By the numbers, our work from Hitch 4 adds up to:
New Trail Construction: 280'
Trail Maintained: 400'
Trail Rehabilitated: 1210'
Rock Turnpike: 50'
Drain Dips: 1
Cross Cuts/log-outs: 18 logs
Heavy Brushing: 2.5 miles
Hitch three was different from the prior hitches for a couple reasons. It was our first full hitch without Jarrod Ball, the crew's original Project Leader and trail work guru, we were in a front-country camp and we were working with a new Forest Service contact, TJ Broom. This hitch also marks the half-way point of our trail season.
TJ came out on our first day to do a trail walk with Brendan and Alana, the Hitch Leader. By the end of the day, we had assessed the full 6 miles of trail, discovering that it was impassable to packing stock due to small landslides and ineffective fords. Last Fall's record flooding levels took a heavy toll on the Crane Creek Trail. We were tasked with fixing the fords and making the gullied out and wet trail passable again.
Fixing the fords meant getting our feet wet, really wet. We would walk around in the creek searching out large rocks (100+ lbs) for the ford's wall and then medium and small rocks for the crossing fill. The weather was generally warm and our spirits are always high when we can work together, so cold wet feet for days on end didn't phase us too much.
Over the next 8 days we built 4 ford crossings totalling 75 feet, rehabilitated 130 feet of trail including re-alligning the ford approaches. We also built a rock water bar to move water off the trail.
We had a lot of fun and got a lot of great work done. The Degenerates strike again.
I'm pleased to say that Hitch 2 of our season in the Umatilla NF went really well. We started the morning of Monday July 21st from the North Fork John Day campground north of Granite, OR. Our goal was to log out the entire 7 mile section of trail from the NFJD campground to the Wagner Gulch campsite that we would be occupying for the backcountry protion of the hitch. In the next 2 days we cleared 13 large blowdowns, including a 30" diameter Ponderosa. The length of the tree was accross the trail and the roots had pulled out an 8' section of the tread. This was a complicated project because the bind of the tree was hard to determine. However, with adequate planning and danger assessment, coupled with some effective cross cutting, the crew was able to remove the hazard. Jarrod Ball, our former Project Leader who has since moved onto bigger and better things as Trails Director at SCA Boise, held a lesson on how to fell trees with a crosscut. Remember: "Look up, Size Up, Clean Up, Cut Up!" The crew practiced on a couple pines up off the trail with excellent results. We also brushed the trail and removed branches that were significantly effecting the trail corridor.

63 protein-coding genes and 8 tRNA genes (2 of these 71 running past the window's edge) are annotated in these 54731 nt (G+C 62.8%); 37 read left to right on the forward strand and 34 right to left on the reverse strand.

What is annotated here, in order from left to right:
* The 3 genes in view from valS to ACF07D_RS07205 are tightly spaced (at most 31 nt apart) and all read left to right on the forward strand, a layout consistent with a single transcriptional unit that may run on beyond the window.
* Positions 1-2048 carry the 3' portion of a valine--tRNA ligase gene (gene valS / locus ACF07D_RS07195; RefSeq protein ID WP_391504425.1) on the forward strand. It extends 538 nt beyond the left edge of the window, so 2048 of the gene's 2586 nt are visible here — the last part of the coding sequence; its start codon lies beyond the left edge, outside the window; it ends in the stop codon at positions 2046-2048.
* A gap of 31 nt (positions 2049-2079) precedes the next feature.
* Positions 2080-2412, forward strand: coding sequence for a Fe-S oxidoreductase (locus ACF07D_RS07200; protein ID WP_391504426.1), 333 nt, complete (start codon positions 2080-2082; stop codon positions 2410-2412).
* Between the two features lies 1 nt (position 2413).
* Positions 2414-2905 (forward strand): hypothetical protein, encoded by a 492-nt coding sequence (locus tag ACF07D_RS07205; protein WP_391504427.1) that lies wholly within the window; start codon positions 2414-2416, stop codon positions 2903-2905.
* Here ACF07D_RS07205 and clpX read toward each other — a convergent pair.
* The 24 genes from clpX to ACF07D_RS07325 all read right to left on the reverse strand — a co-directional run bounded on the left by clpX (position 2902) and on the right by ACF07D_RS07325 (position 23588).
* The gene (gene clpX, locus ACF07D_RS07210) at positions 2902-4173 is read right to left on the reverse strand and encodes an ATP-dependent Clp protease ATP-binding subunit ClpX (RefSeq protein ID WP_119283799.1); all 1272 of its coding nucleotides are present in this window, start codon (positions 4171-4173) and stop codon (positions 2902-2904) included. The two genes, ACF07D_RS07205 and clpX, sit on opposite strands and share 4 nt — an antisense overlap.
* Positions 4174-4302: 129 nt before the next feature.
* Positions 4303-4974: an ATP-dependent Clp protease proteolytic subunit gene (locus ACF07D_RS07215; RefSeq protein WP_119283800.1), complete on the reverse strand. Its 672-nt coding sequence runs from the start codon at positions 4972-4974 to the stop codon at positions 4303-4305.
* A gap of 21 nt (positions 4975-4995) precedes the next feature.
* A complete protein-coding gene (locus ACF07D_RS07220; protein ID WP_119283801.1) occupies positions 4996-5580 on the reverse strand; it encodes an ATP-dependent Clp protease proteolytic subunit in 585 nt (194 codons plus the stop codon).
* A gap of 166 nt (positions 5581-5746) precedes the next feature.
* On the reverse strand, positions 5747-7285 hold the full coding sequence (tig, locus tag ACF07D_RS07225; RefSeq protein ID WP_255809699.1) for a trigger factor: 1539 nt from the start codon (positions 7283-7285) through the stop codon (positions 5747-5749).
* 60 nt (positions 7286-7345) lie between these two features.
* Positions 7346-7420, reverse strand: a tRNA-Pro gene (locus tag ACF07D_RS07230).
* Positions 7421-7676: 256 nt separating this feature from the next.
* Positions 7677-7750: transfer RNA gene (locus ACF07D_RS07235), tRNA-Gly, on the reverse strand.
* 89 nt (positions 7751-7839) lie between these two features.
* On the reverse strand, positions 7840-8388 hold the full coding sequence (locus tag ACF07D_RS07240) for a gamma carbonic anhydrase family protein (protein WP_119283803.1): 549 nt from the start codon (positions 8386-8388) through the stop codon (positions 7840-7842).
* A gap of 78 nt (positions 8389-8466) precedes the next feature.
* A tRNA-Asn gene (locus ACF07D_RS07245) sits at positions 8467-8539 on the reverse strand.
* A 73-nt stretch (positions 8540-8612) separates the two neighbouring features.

On the morning of the third day, we were packed into our backcountry camp by Rick, our Forest Service packer, and his pack of sturdy mules and horses. Our new goal was to clear and rehabilitate a 3 mile section of trail from Wagner Gulch to Bear Gulch Cabin. Over the next 7 days, we encountered 12 more large trees in need of removal by crosscut. This number does not include a large number of small blowdowns that were removed by hand. Two of those trees needing removal were large trail-side Ponderosas that had pulled out sections of trail when they fell. Other projects included the construction of a rock water bar to divert water off the trail, installation of a series of stone steps, installation of a rock check step, general trail tread rehabilitation, brushing, and corridor clearing.
Some readers may know about the so-called "Honeymoon Period" that some trail crews go through. This saying refers to the initial few weeks of trail season when the members are just getting to know eachother and fast friendships are made. With many crews, this era of magnanimity, patience and forgiveness, the "Honeymoon", does not last long as some people eventually find small annoyances and bothersome quirks in their crewmates' personalities or working styles. However, some crews escape this downfall entirely. I'm proud to say that I think the members of SCA Western Corps Trail Team Umatilla 1 in this 2011 trail season have manifested a bond unbreakable by the "Honeymoon Period" Curse.
Their trail work is fierce, their cooking ridiculously spicy, their senses of humor are completely without boundaries or restraint and their new age group hugs are endless, awe inspiring feats of personal space invasion. They throw their knucks out into cupcakes, snowmen, jellyfish, snails and the showstopping rocketship. They are coming to a forest near you. They are The Degenerates.